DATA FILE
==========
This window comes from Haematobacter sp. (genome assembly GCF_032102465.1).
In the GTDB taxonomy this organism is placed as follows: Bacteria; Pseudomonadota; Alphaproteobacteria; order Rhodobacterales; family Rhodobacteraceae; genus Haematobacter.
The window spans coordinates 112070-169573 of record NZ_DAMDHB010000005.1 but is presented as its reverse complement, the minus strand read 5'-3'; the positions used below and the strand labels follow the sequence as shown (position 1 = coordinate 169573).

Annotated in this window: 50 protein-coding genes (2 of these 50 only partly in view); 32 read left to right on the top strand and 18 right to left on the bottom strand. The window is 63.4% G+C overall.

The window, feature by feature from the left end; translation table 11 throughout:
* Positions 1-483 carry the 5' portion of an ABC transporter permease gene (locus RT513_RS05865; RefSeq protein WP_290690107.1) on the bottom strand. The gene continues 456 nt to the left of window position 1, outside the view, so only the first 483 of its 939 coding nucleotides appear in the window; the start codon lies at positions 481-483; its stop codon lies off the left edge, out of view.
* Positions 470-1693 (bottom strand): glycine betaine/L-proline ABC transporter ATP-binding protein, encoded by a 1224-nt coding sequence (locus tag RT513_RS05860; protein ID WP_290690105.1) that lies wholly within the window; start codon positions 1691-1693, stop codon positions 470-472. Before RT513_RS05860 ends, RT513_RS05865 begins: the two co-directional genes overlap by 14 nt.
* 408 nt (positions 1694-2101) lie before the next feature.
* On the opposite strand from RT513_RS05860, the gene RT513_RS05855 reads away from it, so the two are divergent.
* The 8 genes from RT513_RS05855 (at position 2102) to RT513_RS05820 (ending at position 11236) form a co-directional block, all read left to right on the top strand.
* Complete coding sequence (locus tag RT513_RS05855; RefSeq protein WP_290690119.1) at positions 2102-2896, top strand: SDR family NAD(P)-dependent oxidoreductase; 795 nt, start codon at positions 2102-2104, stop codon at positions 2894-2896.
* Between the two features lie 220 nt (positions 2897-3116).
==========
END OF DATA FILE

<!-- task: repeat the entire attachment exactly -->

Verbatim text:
This window comes from Haematobacter sp. (genome assembly GCF_032102465.1).
In the GTDB taxonomy this organism is placed as follows: Bacteria; Pseudomonadota; Alphaproteobacteria; order Rhodobacterales; family Rhodobacteraceae; genus Haematobacter.
The window spans coordinates 112070-169573 of record NZ_DAMDHB010000005.1 but is presented as its reverse complement, the minus strand read 5'-3'; the positions used below and the strand labels follow the sequence as shown (position 1 = coordinate 169573).

Annotated in this window: 50 protein-coding genes (2 of these 50 only partly in view); 32 read left to right on the top strand and 18 right to left on the bottom strand. The window is 63.4% G+C overall.

The window, feature by feature from the left end; translation table 11 throughout:
* Positions 1-483 carry the 5' portion of an ABC transporter permease gene (locus RT513_RS05865; RefSeq protein WP_290690107.1) on the bottom strand. The gene continues 456 nt to the left of window position 1, outside the view, so only the first 483 of its 939 coding nucleotides appear in the window; the start codon lies at positions 481-483; its stop codon lies off the left edge, out of view.
* Positions 470-1693 (bottom strand): glycine betaine/L-proline ABC transporter ATP-binding protein, encoded by a 1224-nt coding sequence (locus tag RT513_RS05860; protein ID WP_290690105.1) that lies wholly within the window; start codon positions 1691-1693, stop codon positions 470-472. Before RT513_RS05860 ends, RT513_RS05865 begins: the two co-directional genes overlap by 14 nt.
* 408 nt (positions 1694-2101) lie before the next feature.
* On the opposite strand from RT513_RS05860, the gene RT513_RS05855 reads away from it, so the two are divergent.
* The 8 genes from RT513_RS05855 (at position 2102) to RT513_RS05820 (ending at position 11236) form a co-directional block, all read left to right on the top strand.
* Complete coding sequence (locus tag RT513_RS05855; RefSeq protein WP_290690119.1) at positions 2102-2896, top strand: SDR family NAD(P)-dependent oxidoreductase; 795 nt, start codon at positions 2102-2104, stop codon at positions 2894-2896.
* Between the two features lie 220 nt (positions 2897-3116).